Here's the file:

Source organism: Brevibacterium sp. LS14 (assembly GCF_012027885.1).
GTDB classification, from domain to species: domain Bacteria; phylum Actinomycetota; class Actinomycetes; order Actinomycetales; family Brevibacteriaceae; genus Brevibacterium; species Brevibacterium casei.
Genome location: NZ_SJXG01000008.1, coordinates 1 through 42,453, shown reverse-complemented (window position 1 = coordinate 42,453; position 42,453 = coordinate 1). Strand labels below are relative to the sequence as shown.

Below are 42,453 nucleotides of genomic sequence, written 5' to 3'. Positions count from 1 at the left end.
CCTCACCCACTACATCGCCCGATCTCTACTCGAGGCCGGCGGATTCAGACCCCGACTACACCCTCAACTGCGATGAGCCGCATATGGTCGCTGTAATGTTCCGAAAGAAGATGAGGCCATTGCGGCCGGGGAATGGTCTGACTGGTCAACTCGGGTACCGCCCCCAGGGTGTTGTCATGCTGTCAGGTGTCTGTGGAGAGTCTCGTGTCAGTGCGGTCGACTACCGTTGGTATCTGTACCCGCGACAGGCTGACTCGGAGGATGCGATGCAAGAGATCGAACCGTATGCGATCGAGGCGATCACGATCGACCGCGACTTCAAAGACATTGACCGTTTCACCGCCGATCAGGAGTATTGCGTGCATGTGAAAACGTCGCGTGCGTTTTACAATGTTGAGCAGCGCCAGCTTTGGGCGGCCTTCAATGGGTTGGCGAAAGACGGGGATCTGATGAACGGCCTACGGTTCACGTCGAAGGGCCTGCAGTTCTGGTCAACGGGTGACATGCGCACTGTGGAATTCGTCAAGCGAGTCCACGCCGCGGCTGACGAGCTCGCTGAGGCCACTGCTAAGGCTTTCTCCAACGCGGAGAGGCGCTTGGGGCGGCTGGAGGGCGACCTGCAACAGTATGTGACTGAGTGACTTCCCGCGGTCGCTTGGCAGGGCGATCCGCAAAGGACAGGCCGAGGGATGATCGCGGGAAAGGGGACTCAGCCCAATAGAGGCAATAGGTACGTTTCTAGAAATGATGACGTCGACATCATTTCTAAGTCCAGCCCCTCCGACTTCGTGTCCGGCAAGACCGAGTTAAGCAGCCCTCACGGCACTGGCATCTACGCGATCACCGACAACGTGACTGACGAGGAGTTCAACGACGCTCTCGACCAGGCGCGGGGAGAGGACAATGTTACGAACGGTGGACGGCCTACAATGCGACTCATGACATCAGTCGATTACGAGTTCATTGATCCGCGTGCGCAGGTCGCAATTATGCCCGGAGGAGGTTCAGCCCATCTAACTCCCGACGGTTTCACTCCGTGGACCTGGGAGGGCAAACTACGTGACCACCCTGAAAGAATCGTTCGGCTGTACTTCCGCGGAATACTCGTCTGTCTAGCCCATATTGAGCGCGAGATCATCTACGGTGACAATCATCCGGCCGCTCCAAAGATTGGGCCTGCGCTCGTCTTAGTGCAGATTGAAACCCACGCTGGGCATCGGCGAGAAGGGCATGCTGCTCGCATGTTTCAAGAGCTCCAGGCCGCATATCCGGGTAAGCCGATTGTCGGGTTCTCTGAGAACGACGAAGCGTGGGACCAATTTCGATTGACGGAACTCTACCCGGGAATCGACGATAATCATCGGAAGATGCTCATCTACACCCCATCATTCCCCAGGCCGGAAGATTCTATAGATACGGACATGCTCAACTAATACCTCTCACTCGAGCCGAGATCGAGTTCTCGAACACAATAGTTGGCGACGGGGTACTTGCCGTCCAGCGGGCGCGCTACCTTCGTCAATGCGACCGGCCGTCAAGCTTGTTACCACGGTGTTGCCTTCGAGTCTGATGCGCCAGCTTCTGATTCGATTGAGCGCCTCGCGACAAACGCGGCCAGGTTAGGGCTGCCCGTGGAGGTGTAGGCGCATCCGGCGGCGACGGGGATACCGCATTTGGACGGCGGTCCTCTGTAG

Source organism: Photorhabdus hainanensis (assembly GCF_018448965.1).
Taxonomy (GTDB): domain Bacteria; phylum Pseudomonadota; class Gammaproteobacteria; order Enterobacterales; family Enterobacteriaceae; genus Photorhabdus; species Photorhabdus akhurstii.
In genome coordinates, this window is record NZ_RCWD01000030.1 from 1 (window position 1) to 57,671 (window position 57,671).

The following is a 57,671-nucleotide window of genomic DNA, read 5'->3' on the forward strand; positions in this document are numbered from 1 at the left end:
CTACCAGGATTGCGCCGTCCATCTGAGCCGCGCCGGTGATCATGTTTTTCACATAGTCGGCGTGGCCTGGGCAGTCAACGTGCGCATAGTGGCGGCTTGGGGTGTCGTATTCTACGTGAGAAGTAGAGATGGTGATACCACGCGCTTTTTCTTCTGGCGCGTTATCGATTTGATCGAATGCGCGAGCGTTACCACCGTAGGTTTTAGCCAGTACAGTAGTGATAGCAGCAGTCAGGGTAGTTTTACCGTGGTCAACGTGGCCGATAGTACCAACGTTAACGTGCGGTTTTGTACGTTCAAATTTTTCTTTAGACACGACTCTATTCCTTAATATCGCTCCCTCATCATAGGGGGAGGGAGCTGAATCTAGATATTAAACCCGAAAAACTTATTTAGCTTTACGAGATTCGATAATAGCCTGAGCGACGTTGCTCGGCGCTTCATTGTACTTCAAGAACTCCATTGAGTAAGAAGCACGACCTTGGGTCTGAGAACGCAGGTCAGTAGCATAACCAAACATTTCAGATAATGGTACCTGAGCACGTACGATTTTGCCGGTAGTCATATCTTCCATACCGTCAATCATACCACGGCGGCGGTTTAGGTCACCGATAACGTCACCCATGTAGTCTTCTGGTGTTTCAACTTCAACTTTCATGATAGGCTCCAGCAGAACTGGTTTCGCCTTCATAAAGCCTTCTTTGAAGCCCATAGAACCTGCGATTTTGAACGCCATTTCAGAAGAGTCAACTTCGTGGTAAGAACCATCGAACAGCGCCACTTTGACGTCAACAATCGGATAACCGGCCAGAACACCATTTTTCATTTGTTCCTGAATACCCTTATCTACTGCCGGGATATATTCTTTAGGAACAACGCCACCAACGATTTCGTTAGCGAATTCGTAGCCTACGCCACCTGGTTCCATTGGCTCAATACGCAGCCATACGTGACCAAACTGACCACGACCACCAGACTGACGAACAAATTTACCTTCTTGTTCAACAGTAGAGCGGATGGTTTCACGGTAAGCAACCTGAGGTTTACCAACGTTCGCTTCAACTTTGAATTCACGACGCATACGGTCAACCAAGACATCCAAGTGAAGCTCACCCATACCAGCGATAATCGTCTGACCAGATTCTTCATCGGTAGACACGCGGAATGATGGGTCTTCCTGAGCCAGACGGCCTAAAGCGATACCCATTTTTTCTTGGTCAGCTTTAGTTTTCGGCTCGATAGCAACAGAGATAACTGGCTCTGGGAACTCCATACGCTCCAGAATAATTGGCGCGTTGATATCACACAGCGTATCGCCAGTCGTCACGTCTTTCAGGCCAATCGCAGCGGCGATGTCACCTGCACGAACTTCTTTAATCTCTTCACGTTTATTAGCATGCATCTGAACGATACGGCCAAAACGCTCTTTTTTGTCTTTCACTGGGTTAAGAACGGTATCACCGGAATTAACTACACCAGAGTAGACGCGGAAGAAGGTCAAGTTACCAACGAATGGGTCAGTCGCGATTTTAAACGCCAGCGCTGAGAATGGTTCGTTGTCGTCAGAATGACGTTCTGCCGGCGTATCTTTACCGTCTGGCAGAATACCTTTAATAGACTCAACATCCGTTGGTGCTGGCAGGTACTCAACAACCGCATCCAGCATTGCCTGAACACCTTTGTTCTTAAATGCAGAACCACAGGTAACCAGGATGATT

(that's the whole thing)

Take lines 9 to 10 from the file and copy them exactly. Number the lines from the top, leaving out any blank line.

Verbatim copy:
The following is a 57,671-nucleotide window of genomic DNA, read 5'->3' on the forward strand; positions in this document are numbered from 1 at the left end:
CTACCAGGATTGCGCCGTCCATCTGAGCCGCGCCGGTGATCATGTTTTTCACATAGTCGGCGTGGCCTGGGCAGTCAACGTGCGCATAGTGGCGGCTTGGGGTGTCGTATTCTACGTGAGAAGTAGAGATGGTGATACCACGCGCTTTTTCTTCTGGCGCGTTATCGATTTGATCGAATGCGCGAGCGTTACCACCGTAGGTTTTAGCCAGTACAGTAGTGATAGCAGCAGTCAGGGTAGTTTTACCGTGGTCAACGTGGCCGATAGTACCAACGTTAACGTGCGGTTTTGTACGTTCAAATTTTTCTTTAGACACGACTCTATTCCTTAATATCGCTCCCTCATCATAGGGGGAGGGAGCTGAATCTAGATATTAAACCCGAAAAACTTATTTAGCTTTACGAGATTCGATAATAGCCTGAGCGACGTTGCTCGGCGCTTCATTGTACTTCAAGAACTCCATTGAGTAAGAAGCACGACCTTGGGTCTGAGAACGCAGGTCAGTAGCATAACCAAACATTTCAGATAATGGTACCTGAGCACGTACGATTTTGCCGGTAGTCATATCTTCCATACCGTCAATCATACCACGGCGGCGGTTTAGGTCACCGATAACGTCACCCATGTAGTCTTCTGGTGTTTCAACTTCAACTTTCATGATAGGCTCCAGCAGAACTGGTTTCGCCTTCATAAAGCCTTCTTTGAAGCCCATAGAACCTGCGATTTTGAACGCCATTTCAGAAGAGTCAACTTCGTGGTAAGAACCATCGAACAGCGCCACTTTGACGTCAACAATCGGATAACCGGCCAGAACACCATTTTTCATTTGTTCCTGAATACCCTTATCTACTGCCGGGATATATTCTTTAGGAACAACGCCACCAACGATTTCGTTAGCGAATTCGTAGCCTACGCCACCTGGTTCCATTGGCTCAATACGCAGCCATACGTGACCAAACTGACCACGACCACCAGACTGACGAACAAATTTACCTTCTTGTTCAACAGTAGAGCGGATGGTTTCACGGTAAGCAACCTGAGGTTTACCAACGTTCGCTTCAACTTTGAATTCACGACGCATACGGTCAACCAAGACATCCAAGTGAAGCTCACCCATACCAGCGATAATCGTCTGACCAGATTCTTCATCGGTAGACACGCGGAATGATGGGTCTTCCTGAGCCAGACGGCCTAAAGCGATACCCATTTTTTCTTGGTCAGCTTTAGTTTTCGGCTCGATAGCAACAGAGATAACTGGCTCTGGGAACTCCATACGCTCCAGAATAATTGGCGCGTTGATATCACACAGCGTATCGCCAGTCGTCACGTCTTTCAGGCCAATCGCAGCGGCGATGTCACCTGCACGAACTTCTTTAATCTCTTCACGTTTATTAGCATGCATCTGAACGATACGGCCAAAACGCTCTTTTTTGTCTTTCACTGGGTTAAGAACGGTATCACCGGAATTAACTACACCAGAGTAGACGCGGAAGAAGGTCAAGTTACCAACGAATGGGTCAGTCGCGATTTTAAACGCCAGCGCTGAGAATGGTTCGTTGTCGTCAGAATGACGTTCTGCCGGCGTATCTTTACCGTCTGGCAGAATACCTTTAATAGACTCAACATCCGTTGGTGCTGGCAGGTACTCAACAACCGCATCCAGCATTGCCTGAACACCTTTGTTCTTAAATGCAGAACCACAGGTAACCAGGATGATT